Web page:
What to Do if Ever Laid Off?
Eight Tips to Bounce Back and End Up Stronger
Retail and online sales have continued increase and the unemployment rate has dropped, according to the Bureau of Labor statistics. Yet there were continued job losses across many industry sectors. However, not as many jobs lost as gained, especially in the retail and automotive markets.
Given this good news in recent reports, you can imagine why a layoff now or in the coming months, for many, could be immediately as or more emotionally challenging than during the past years of the economic downturn.
How can you prepare for the worst while hoping for the best? Being prepared for nearly any circumstance is the key to maintaining your good health.
Also by all means pass this article along to dear friends and loved ones who are going through such tough times.
The first thing you should do after a layoff? Nothing. Take a day or two to regroup and collect your thoughts … but then get back into action.
Upon first losing your job, you can expect to experience an onslaught of emotions similar to the stages of grief. According to AARP, in fact, many people will feel (not necessarily in this order):
Fear and depression are also common, but ultimately you’ll move toward the feeling of acceptance, which is the mindset you need to be able to move onward and upward.
“The classic advice after a layoff is to avoid rushing into a new job and to take time evaluating your options,” Emily Hause, an assistant psychology professor of industrial psychology at St. Mary’s College in Moraga, Calif., tells AARP. “But, given the economic climate and the magnitude of layoffs, you’ll want to get to Stage 5
So how can you get to this point?
Eight Tips to Bounce Back
- Manage your fears. One of the biggest hindrances to job seekers is fear, fear of your financial situation, fear of failing into debt, and so on. Falling into this mindset can do major damage to your self-esteem — the last thing you need when you’re looking for work. To help manage your fears, let go of your negative thoughts and instead focus on all you have to offer that can’t be taken away from you.
Looking for Work? Conquer Your Stress and Fears With Confidence
Identify the major sources of your stress and embark on a practice of replacing them with positive focus on what you need and want to accomplish transforming your stress into life-enhancing actions and experiences.
See yourself as “the Victor” you are and will be (vs only a victim of circumstances).
- Take time to regroup. Immediately after a layoff, take a day or two to let it sink in before you develop your plan of action. Your body and mind need time to absorb the shock and begin the transition.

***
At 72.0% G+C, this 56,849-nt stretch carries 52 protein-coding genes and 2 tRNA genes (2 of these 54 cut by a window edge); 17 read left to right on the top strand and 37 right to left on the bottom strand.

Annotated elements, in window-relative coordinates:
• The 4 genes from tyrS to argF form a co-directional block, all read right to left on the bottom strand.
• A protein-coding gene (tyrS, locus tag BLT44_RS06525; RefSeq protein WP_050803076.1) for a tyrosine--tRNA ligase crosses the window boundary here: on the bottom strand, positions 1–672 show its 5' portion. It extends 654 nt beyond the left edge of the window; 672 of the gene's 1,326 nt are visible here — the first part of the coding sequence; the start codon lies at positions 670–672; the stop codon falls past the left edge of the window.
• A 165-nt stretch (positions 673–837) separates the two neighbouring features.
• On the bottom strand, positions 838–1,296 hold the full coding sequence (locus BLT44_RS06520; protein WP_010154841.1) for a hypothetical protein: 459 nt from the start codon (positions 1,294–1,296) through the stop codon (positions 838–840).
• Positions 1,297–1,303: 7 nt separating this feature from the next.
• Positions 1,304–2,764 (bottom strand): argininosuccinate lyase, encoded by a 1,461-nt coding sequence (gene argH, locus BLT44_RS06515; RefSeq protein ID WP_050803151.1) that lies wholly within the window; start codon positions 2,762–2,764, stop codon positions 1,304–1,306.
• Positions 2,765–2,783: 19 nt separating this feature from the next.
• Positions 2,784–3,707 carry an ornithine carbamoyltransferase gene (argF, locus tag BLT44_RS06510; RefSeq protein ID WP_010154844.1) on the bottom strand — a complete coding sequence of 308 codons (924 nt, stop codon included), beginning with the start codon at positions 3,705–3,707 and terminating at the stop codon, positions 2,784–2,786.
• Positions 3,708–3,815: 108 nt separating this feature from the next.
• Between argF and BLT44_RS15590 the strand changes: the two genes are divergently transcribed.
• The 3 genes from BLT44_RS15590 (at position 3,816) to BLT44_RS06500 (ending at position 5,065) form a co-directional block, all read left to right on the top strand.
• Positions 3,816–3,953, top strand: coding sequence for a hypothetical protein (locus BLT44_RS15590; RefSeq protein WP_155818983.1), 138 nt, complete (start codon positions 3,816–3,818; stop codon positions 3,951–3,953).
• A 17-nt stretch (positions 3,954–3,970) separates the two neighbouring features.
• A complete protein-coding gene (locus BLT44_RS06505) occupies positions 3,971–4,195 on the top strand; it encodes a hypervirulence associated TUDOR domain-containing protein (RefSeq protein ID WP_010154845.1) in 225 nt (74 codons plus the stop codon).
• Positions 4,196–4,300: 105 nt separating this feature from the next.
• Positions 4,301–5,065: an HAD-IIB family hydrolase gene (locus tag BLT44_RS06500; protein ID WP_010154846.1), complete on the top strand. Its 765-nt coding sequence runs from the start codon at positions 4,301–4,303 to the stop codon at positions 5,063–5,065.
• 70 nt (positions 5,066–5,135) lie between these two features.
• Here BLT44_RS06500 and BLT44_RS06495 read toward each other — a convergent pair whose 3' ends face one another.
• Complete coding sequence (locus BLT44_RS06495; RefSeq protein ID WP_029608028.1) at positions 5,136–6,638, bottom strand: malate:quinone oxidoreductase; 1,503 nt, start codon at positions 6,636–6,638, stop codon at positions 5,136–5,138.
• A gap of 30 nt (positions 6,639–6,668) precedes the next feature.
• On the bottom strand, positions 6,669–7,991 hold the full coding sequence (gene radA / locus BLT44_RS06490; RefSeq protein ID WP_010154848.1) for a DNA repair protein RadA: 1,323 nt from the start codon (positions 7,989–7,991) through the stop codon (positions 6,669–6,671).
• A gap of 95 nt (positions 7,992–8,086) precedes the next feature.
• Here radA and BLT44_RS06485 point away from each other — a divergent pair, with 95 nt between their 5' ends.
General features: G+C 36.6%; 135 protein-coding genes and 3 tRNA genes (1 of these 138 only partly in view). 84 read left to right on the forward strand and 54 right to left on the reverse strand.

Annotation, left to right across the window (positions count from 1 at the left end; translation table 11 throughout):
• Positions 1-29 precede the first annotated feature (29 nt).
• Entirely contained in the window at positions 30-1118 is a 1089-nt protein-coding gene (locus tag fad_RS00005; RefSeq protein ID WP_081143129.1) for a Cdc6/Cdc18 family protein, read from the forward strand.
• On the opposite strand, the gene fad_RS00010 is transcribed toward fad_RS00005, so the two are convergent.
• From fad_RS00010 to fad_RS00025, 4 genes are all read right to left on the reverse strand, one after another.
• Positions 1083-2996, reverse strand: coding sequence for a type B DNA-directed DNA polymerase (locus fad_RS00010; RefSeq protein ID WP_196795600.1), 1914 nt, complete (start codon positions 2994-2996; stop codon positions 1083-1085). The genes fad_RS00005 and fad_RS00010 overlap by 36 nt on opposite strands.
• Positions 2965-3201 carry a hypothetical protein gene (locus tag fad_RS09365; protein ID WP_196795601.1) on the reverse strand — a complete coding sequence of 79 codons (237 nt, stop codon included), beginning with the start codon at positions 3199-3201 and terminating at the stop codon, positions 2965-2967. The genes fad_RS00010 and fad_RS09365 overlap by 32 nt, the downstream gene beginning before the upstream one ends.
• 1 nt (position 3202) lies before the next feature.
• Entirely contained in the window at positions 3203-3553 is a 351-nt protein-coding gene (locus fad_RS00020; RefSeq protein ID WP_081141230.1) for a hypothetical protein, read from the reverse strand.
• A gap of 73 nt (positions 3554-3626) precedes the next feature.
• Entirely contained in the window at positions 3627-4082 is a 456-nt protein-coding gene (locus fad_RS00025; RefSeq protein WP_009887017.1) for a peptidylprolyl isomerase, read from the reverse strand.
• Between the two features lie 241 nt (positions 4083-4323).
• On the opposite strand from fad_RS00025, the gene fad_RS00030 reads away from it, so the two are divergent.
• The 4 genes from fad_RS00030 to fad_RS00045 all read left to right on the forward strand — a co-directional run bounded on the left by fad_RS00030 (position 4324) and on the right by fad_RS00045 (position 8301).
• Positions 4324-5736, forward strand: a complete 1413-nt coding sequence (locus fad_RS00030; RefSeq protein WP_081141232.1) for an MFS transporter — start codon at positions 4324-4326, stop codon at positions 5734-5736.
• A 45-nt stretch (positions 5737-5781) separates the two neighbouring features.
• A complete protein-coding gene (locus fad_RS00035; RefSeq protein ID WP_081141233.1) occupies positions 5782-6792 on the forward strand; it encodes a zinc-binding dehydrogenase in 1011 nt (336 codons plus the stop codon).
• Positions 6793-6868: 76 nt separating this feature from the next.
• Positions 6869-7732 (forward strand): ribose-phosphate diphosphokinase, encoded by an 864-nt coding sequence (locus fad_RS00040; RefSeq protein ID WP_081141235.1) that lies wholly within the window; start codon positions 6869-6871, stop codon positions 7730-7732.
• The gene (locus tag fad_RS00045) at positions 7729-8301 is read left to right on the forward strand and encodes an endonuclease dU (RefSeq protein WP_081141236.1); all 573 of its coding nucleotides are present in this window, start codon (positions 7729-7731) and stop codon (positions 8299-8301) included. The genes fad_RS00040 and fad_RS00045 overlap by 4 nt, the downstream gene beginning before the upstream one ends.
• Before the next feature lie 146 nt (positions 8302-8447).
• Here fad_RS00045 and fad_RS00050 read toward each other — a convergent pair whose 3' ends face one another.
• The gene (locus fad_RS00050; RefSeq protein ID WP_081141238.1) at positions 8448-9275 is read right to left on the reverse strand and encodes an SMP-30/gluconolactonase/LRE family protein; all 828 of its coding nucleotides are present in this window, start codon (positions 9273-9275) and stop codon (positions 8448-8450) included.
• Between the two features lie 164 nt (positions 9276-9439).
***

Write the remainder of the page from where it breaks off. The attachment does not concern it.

- Don’t take it personally. According to University of Washington psychologist Jonathon Brown, if you lack self-esteem you may over-generalize your failures and conclude that you are less competent than others. However, the best way to build your self-esteem is to pick yourself up after you have fallen down. So if you’ve been laid off, embrace it. Turn your job loss into a positive by figuring out where you went wrong, then applying what you learned to your next endeavor.
- Resist the urge to sleep in. Lingering in bed to watch daytime talk shows will not do wonders for your morale. Instead, get up in the morning as you normally would, take a brisk walk or do some stretching (if you’ve got 15 minutes, you can do it), then get ready to make the most of your day.
- Update your resume and possibly your skills. If it’s been awhile since you’ve been in the market for a job, make sure your resume is up to date. You may also need to enroll in some continuing education courses or seminars to give yourself an edge over the competition.
- Become a standout in your industry. “To establish this kind of credibility and enhance your network of contacts, consider joining a professional organization, publishing a blog relevant to your career goals, or offering your expertise to the media. In turn, you’ll enhance your brand, which will have a long-lasting impact on your future career success,” Selena Dehne, a career writer for JIST Publishing, suggests on CareerBuilder.com.
- Stay active. This refers to both on a career front, such as attending career fairs and networking events, and also on a personal level. Regular exercise and activities such as volunteering will help keep your mental energy at its peak.
- Consider starting your own business. For many becoming an entrepreneur turns out to be more steady, more secure and wildly more rewarding than working for someone else.
If finances are ever an underlying concern consider ways to leverage your home equity and assets. Call a real estate professional and banker to get helpful insights on the value and suggestions on various options directly related to your circumstances.
AARP.org How to Cope With Job Loss